Don’t miss the Open Studio Tour!
If you missed it last weekend, treat yourself this weekend to a drive around the county on the Orange County Artists Guild’s Open Studio Tour. In fact, even if you made it last weekend, it’s worth another round, for who would have been able to take in all of the 73 studios that have opened their doors? So much creativity lives here!
As county arts administrator Katie Murray has recently reminded us, the arts “mean business.” In Orange County, the arts sector is a $130 million industry that employs some 5,000 people. Orange County punches well above its weight, in fact, with one survey suggesting we have five times the national average of working artists. For those who work in the visual and plastic arts, the Orange County Artists Guild provides its 129 member artists essential community support, from marketing advice to mentoring opportunities.
According to Judith Ernst, the Guild’s chair, for many artists the Studio Tour serves as the primary means of showing their work. “The community is able to see what richness there is here,” she said, “and the artists can make the connections to the art-supporters in our area who may become their collectors.” Timed just before the holiday season, the Studio Tour is in all likelihood their best sales opportunity of the year.
The steady stream of visitors gives the artists a welcome opportunity to talk about their art. I can vouch for this firsthand. How great, for example, to get a tutorial from Ernst about the complicated, imaginative process she goes through to create her ceramic vessels, which are as much spiritual statement as physical presence.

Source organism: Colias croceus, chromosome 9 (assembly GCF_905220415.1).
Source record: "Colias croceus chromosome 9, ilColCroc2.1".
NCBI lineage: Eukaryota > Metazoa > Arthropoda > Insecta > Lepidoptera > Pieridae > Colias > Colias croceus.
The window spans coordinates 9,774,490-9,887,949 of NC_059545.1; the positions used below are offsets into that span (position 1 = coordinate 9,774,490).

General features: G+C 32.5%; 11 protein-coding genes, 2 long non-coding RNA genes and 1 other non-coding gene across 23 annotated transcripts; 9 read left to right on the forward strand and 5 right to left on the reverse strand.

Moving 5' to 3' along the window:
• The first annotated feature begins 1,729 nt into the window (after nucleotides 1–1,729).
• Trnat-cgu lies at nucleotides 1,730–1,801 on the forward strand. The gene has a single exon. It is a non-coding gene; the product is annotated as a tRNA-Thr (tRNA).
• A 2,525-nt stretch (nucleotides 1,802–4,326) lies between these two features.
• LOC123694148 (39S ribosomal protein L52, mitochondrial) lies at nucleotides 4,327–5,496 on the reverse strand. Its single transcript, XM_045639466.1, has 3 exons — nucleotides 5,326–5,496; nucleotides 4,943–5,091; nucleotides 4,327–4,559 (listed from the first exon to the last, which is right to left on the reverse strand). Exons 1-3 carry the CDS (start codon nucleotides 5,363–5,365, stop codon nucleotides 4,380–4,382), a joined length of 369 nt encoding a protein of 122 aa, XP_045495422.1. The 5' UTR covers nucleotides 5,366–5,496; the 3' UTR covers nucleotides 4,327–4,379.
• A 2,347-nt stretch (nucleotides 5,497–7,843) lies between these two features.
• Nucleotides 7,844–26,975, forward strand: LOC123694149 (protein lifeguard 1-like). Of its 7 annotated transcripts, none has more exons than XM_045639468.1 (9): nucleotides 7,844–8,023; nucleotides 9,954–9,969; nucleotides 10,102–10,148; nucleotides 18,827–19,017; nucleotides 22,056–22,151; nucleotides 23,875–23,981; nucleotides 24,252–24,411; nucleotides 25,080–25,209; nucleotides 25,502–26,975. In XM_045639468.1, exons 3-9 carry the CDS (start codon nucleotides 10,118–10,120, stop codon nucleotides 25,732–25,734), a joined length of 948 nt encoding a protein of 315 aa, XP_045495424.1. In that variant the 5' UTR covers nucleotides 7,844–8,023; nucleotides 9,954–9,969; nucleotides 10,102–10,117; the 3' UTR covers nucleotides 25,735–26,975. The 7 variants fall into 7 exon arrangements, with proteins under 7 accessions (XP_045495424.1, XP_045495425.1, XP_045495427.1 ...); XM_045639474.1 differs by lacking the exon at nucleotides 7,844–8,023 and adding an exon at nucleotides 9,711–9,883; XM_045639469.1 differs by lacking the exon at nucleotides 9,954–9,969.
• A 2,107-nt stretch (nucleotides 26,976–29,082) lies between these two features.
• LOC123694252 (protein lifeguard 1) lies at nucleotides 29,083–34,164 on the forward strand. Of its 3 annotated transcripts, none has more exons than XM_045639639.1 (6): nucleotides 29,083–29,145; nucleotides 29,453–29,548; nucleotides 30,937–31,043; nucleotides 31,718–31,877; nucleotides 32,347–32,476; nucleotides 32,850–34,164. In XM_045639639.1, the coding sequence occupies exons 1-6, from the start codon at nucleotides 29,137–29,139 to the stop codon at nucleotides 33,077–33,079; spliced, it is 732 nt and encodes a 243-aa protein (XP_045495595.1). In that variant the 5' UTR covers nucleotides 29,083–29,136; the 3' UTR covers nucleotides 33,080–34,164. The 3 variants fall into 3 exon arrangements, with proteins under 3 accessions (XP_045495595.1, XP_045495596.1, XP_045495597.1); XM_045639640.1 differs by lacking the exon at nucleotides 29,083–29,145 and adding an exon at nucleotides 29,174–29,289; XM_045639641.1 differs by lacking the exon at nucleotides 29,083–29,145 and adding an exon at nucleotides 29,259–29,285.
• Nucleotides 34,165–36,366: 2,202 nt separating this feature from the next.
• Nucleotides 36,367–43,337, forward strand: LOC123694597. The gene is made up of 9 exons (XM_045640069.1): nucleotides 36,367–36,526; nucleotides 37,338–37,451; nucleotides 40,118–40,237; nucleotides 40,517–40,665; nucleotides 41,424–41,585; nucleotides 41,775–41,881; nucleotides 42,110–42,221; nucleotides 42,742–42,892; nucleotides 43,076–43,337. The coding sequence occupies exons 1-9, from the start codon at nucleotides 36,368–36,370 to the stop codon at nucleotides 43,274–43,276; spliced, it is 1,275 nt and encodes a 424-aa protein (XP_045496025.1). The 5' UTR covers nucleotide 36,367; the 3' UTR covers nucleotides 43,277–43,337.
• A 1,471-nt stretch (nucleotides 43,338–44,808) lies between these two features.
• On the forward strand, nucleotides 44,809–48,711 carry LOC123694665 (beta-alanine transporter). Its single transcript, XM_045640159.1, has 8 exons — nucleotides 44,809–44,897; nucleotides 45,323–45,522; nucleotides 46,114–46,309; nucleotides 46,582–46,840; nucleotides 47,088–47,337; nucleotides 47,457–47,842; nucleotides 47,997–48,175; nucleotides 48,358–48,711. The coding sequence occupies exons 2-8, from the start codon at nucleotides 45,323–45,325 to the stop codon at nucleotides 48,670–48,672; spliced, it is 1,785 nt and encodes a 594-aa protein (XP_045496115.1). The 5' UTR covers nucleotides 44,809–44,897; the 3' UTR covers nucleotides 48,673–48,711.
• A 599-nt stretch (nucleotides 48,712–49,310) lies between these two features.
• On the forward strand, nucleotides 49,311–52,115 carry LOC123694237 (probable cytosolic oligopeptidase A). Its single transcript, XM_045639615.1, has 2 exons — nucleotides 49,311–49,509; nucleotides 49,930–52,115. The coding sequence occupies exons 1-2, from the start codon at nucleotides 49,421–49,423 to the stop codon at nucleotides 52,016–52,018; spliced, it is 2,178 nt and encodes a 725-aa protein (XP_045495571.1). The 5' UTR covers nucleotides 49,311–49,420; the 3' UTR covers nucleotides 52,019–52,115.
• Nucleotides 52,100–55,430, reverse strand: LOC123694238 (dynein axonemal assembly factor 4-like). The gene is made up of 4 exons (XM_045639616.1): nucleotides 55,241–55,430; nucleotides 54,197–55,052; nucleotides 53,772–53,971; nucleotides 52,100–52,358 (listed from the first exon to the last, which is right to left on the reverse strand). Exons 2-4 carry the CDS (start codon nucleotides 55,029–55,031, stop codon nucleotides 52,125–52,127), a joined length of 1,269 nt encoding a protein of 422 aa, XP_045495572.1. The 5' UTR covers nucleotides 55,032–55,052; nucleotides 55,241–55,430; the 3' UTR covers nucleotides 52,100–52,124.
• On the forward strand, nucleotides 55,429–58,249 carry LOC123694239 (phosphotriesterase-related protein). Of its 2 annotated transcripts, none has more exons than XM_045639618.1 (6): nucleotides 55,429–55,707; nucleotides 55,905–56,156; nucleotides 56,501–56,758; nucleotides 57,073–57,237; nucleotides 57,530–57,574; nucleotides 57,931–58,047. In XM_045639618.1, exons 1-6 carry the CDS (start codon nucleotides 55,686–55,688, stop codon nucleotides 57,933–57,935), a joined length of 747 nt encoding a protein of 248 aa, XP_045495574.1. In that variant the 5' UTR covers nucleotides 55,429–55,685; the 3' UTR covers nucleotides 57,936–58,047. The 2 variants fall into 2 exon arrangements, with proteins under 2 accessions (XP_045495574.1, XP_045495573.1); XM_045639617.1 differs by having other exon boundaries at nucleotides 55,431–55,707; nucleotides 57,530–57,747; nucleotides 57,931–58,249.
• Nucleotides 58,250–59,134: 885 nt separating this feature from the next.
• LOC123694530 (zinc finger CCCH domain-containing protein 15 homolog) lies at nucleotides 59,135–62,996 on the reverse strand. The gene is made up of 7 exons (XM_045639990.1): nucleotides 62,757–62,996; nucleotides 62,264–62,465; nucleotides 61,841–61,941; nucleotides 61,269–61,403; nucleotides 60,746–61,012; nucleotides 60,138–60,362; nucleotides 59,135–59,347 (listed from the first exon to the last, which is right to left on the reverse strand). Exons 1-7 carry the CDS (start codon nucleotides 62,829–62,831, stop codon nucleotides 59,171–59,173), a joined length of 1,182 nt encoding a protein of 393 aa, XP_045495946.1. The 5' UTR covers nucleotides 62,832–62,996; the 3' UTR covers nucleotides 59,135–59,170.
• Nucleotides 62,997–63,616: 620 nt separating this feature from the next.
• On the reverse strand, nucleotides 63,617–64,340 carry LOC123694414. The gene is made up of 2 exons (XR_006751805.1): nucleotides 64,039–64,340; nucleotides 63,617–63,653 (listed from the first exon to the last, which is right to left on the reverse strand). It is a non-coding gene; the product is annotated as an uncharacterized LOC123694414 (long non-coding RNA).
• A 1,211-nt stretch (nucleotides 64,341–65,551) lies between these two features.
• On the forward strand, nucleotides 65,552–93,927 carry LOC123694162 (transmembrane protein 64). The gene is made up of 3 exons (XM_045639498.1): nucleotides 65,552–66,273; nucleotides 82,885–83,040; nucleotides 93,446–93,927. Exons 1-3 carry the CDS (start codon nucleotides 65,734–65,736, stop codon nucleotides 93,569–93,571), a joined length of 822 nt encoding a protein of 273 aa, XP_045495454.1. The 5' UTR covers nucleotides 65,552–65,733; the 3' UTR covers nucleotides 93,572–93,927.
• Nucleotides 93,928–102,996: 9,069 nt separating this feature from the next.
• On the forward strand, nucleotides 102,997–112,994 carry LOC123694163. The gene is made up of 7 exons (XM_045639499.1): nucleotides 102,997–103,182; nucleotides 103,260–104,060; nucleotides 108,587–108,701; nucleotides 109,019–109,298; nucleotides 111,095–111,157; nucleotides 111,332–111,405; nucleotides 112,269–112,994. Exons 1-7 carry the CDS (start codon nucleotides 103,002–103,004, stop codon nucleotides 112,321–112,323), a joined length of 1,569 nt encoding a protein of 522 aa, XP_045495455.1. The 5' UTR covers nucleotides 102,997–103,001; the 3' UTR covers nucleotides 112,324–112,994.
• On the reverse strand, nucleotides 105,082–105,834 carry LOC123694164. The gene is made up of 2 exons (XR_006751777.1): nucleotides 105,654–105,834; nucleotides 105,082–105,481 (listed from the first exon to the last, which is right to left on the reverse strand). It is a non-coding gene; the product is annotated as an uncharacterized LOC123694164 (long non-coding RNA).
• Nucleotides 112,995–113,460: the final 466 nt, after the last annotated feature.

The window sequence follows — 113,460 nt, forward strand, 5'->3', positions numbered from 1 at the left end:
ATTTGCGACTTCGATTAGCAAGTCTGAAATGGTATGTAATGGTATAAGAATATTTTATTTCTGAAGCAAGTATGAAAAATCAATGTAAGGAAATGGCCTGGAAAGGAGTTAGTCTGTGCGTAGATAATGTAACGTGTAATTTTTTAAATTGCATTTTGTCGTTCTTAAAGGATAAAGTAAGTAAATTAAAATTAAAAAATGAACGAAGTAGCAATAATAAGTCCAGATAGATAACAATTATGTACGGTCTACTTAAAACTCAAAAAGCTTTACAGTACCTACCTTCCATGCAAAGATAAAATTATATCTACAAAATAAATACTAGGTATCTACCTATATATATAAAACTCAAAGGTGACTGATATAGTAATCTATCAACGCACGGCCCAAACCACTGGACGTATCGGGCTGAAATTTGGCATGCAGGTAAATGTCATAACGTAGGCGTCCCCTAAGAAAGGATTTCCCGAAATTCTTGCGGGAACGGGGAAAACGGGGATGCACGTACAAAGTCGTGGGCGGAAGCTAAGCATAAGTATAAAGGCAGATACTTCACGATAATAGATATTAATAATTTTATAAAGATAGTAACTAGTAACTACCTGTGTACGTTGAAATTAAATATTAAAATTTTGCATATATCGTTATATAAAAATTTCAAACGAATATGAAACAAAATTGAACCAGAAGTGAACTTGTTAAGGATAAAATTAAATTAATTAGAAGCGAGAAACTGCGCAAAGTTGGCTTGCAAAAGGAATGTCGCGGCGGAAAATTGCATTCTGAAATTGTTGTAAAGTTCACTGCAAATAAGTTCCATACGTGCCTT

Seeing so much art on display in so many private venues underscores a point worth pondering: our community lacks sufficient exhibition space, and this is a problem not just for artists currently practicing but for others, particularly younger artists, whose energies are engaged with installation, idea, and performance art. “Until our community can figure out a way to support some kind of arts exhibition venue that is publicly subsidized,” said Ernst, “we can’t really enjoy art on the cutting edge, or for that matter, art by many young creative artists.”
Affordability is a major barrier. Land prices can be out of reach, and zoning issues can complicate the opening of a studio. Rental space is also very limited and expensive. Those of us who’ve been working toward a more inclusive Chapel Hill, one that values the presence of creative people as part of a dynamic community, would do well to look for answers to this problem as part of the overall solution.
Something to think about as you drive around the county this weekend. Look for the orange and purple balloons.